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Active monitoring in CLL

We're here for you if you want to talk

0808 2080 888

[email protected]

Because CLL is a slow-growing type of blood cancer, most people don’t need treatment when they’re diagnosed, and may not need treatment for several years.

What is active monitoring?

This approach of not having treatment until you need it is called active monitoring, and is sometimes referred to as "watch and wait" or "watchful waiting".

If you’re on active monitoring, you won’t have treatment, but you will have regular check-ups to monitor the CLL.

Many people feel confused and worried when they’re told they will just be monitored. It’s hard to understand and explain to others how you can have cancer but not need treatment. It can also cause anxiety as your next check-up comes nearer and you wait for test results.

It might help to know you’re not alone – in the UK there are around 27,000 people with blood cancer who are on active monitoring.

We have more information for people on active monitoring, including tips for coping emotionally.

You can also contact our Support Service for emotional support or join our online community forum to benefit from other people’s experience and advice about living on watch and wait.

"I still feel really anxious when I have blood tests or go for appointments, but gradually I’ve realised that there are things I can do to divert my mind and stop myself obsessing."

Erica, on active monitoring for CLL since 2003

Read Erica's story about coming to terms with active monitoring

Erica, who has chronic lymphocytic leukaemia (CLL) walking down a path between two bushes.

Active monitoring FAQs

Why aren't I having treatment for CLL?

If you have no symptoms, or symptoms that aren’t affecting you greatly, your hospital team won’t recommend treatment. Instead, they will monitor the CLL and see how it develops. CLL can be treated and people can live with it for many years. But it’s incurable, so there is no advantage in treating it early if you are otherwise well – in fact it may be harmful to start treatment before it’s necessary. Treatment could make you unwell. It could also cause more resistant disease so it’s harder to treat when it comes back.

Thanks to research, treatments for CLL are improving all the time. So waiting may also give you the chance of a better treatment when the time comes.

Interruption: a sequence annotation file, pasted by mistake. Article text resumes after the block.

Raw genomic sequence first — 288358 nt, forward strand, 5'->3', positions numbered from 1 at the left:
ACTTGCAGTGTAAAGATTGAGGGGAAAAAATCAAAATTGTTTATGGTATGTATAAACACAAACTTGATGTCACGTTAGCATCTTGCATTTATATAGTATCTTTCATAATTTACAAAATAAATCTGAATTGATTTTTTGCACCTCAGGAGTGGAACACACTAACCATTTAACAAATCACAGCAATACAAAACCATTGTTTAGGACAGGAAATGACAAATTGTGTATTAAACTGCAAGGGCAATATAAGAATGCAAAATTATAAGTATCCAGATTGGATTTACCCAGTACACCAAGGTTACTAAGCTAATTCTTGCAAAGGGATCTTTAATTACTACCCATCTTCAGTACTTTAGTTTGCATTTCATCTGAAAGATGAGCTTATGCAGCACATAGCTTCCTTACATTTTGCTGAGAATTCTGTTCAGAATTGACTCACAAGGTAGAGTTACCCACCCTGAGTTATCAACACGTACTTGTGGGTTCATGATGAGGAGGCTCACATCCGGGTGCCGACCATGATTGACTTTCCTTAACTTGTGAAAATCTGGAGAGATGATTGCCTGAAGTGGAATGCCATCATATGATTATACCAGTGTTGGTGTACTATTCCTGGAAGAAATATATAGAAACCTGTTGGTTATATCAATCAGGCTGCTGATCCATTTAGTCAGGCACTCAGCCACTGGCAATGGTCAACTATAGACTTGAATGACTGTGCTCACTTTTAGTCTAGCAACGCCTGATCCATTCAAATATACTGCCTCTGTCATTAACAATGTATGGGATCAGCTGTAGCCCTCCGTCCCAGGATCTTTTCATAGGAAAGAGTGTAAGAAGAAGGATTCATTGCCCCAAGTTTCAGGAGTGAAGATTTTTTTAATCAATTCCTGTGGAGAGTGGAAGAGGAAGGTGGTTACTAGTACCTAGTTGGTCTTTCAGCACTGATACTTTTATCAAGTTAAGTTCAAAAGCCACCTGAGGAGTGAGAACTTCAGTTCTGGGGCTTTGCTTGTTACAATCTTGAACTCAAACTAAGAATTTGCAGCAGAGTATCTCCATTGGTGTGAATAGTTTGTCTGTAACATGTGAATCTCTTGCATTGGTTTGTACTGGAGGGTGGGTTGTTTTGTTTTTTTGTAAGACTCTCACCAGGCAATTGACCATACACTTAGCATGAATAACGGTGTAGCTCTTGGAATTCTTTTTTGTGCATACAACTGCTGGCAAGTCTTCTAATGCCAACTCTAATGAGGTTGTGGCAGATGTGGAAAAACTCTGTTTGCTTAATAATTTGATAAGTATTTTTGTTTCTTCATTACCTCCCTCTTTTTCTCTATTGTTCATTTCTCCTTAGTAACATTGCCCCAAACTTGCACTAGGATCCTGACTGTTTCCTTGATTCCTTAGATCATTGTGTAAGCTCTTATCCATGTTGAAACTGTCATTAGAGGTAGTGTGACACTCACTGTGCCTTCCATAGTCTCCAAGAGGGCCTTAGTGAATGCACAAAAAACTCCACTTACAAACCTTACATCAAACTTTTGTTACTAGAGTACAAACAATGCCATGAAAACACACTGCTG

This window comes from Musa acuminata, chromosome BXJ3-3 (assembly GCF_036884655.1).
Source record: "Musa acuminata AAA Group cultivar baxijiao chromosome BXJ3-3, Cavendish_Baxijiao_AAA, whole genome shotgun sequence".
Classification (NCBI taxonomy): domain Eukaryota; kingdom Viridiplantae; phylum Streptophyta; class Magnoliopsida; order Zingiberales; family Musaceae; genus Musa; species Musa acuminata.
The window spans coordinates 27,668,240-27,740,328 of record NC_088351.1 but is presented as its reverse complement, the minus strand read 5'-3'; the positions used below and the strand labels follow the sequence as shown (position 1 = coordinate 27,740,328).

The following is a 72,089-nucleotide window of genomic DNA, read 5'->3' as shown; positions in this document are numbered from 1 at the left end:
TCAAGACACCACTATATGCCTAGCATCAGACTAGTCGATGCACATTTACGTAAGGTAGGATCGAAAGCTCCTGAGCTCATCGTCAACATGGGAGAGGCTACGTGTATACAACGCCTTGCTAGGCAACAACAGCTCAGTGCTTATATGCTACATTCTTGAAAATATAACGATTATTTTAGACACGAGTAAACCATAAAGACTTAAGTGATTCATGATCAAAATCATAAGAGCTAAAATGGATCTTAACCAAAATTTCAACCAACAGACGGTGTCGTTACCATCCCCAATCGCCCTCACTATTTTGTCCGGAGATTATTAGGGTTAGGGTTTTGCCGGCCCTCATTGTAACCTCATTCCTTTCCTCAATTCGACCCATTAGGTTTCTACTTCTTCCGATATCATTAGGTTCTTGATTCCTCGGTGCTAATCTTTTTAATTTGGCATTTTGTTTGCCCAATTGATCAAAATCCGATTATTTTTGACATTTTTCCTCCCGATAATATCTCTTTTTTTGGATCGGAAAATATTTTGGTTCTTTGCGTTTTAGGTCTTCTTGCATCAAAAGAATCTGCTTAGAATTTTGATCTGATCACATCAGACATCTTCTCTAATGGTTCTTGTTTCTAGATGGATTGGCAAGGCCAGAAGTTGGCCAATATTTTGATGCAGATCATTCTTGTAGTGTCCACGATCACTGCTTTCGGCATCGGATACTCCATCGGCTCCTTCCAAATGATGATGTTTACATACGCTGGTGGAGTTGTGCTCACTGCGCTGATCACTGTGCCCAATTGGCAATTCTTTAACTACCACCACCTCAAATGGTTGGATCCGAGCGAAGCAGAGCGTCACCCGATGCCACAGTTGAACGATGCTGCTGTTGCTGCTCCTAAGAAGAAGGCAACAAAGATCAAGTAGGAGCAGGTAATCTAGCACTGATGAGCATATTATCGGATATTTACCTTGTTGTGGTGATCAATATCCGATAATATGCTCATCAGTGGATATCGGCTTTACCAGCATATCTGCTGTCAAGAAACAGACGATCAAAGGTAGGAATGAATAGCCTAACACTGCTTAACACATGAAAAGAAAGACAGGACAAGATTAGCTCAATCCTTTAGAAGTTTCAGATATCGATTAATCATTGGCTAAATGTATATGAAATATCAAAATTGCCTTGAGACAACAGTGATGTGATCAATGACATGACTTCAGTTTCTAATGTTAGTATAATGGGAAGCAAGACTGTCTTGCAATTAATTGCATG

What does active monitoring for CLL involve?

Active monitoring involves regular check-ups which could be with your GP or at a hospital. You’ll have blood tests to check your blood cell counts and general health, and you may have a physical examination to check for swollen lymph nodes (glands).

How often will I need a check up for CLL?

You’re likely to have between two and four check-ups in the first year after your diagnosis, but if everything remains stable, you may need one to two check-ups a year.

What if I notice new CLL symptoms between check ups?

If you get any new symptoms or your symptoms change, contact your hospital team or GP. It may help to keep a diary of your symptoms – this is useful for your doctor and may help you feel more in control of your health.

How long will I be on active monitoring for CLL?

This depends on your individual circumstances, but many people stay on watch and wait for several years. Some people never need treatment.

How will I know when I need treatment for CLL?

Your hospital team will look for these things when considering if it’s time to start treatment:

  • Rapidly increasing lymphocyte count – The number of lymphocytes in your blood is over 30 per 109/l and this doubles in under 12 months.
  • Anaemia – You have a low number of red blood cells, which carry oxygen around your body.
  • Low platelets – You have a low number of platelets, blood cells which help to stop you bleeding if you’re injured.
  • Swollen lymph nodes – One or more of your lymph nodes (glands) are growing quickly, are over 10cm long or are causing symptoms.
  • Swollen spleen – Your spleen (an organ that’s part of your immune system) is significantly enlarged or causing symptoms.
  • "B" symptoms – You have a temperature over 38°C with no other signs of infection, drenching night sweats, or you’ve lost more than 10% of your body weight in the past 6 months without trying.
  • Significant fatigue – You feel extreme tiredness which makes it difficult to carry on with everyday activities.

None of these things is an automatic trigger for starting treatment, but they will influence decisions about when to start treatment. Tell your hospital team or GP if you notice any new or worsening symptoms.

Coping emotionally on active monitoring

Our free booklet about CLL has some ideas on how to look after your mental health while you're on active monitoring, including waiting for test results. We also have a range of self-help ideas to try in our section on living well with blood cancer.

If you feel you need professional help, you can ask your GP or hospital team for a referral for counselling.

Contact our Support Service free on 0808 2080 888 if you’d like to talk anything through.

You may also like to join our online community forum to connect with other people on watch and wait who will really understand how you’re feeling.